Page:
The Digital Economy Act 2010 is an Act of the Parliament of the United Kingdom. The act addresses media policy issues related to digital media, including copyright infringement, Internet domain names, Channel 4 media content, local radio and video games. Introduced to Parliament by Lord Mandelson on 20 November 2009, it received Royal Assent on 8 April 2010, it came into force two months with some exceptions: several sections – 5, 6, 7, 15, 16and 30 to 32 – came into force whilst others required a statutory instrument before they would come into force. However some provisions have never come into force since the required statutory instruments were never passed by Parliament and considered to be "shelved" by 2014, other sections were repealed. Sections 3 to 16 contained copyright infringement provisions; these provisions established a "code" to be created which would define a system of procedures covering notifications to Internet Service Providers to notify their customers when an allegation was made of downloading copyright-infringing content online, subscriber appeals, conditions under which subscribers could be identified to third parties, conditions for disconnecting persistent infringers.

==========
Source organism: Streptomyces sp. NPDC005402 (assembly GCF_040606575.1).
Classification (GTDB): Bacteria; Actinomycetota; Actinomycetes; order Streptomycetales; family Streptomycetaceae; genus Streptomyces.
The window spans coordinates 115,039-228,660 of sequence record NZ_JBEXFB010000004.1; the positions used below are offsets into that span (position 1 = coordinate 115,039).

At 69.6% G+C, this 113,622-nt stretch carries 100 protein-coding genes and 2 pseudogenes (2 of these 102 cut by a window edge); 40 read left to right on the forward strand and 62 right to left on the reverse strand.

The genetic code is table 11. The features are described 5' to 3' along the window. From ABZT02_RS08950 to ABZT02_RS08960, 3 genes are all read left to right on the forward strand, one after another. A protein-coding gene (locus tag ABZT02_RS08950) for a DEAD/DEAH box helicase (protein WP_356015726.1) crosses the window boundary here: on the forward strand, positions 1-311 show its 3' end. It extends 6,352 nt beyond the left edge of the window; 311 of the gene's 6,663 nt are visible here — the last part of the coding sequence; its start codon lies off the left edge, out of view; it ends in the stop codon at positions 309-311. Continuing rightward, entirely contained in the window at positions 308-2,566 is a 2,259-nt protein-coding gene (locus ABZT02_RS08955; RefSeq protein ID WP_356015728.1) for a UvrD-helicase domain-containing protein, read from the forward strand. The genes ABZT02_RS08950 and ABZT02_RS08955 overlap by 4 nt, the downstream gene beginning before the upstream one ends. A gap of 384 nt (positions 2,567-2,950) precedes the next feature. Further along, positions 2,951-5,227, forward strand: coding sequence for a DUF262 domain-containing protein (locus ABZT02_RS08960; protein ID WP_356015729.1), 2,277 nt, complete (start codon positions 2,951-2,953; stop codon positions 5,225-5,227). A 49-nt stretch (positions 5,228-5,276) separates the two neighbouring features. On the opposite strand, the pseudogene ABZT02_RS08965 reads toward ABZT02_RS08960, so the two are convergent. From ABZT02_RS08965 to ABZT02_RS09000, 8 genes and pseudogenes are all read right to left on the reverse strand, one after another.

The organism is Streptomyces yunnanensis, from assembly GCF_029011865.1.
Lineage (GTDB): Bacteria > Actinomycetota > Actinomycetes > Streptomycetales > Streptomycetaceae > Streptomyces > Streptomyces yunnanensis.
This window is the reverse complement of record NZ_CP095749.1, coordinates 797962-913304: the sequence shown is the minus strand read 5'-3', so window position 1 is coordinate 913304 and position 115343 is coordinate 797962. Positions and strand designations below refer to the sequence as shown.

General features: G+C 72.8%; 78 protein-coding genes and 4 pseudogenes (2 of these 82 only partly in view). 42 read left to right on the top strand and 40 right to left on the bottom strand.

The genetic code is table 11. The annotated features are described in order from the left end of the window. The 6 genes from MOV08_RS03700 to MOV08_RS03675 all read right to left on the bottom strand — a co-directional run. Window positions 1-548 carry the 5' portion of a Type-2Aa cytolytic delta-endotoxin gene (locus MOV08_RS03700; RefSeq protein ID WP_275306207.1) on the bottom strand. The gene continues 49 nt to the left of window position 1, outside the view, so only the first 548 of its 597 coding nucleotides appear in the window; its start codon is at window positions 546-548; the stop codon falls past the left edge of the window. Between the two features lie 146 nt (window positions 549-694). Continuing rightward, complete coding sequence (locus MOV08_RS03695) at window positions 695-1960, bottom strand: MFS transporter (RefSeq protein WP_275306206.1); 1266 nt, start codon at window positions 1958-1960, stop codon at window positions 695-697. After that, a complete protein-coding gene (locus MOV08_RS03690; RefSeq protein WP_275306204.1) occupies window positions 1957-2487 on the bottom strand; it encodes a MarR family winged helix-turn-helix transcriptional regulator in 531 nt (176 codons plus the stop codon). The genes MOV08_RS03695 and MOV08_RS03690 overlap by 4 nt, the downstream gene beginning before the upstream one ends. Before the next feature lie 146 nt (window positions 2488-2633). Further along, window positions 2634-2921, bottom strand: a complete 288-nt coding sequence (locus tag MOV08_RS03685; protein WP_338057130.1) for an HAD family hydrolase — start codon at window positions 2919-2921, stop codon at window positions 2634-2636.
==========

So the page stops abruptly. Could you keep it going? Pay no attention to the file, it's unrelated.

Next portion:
The objective was to provide evidence that copyright holders could use in court action against subscribers who infringed. A second element of the provisions comprises the ‘technical measures’, where a sanction would be applied directly via a subscriber's Internet provider. Under DEA Section 3 the allegations were to be transmitted to the Internet Service Providers by the copyright holders; the ISPs would be obliged to transmit notifications to their subscribers, informing them of the allegation. DEA Section 4 mandated the ISPs to keep a list of repeat offenders who had reached a pre-determined threshold in terms of the number of infringements committed, the data should be anonymous; the aim is that copyright holders could seek a court order to identify subscribers against whom they want to take action. The Act provided for this in the form of an Enabling Act, which required Ofcom to produce a draft Code that would be passed by Parliament and come into force as a Statutory Instrument. However, by 2013, when the draft code was produced, the political climate had changed and a substantial controversy existed over the practicalities of the proposed Code.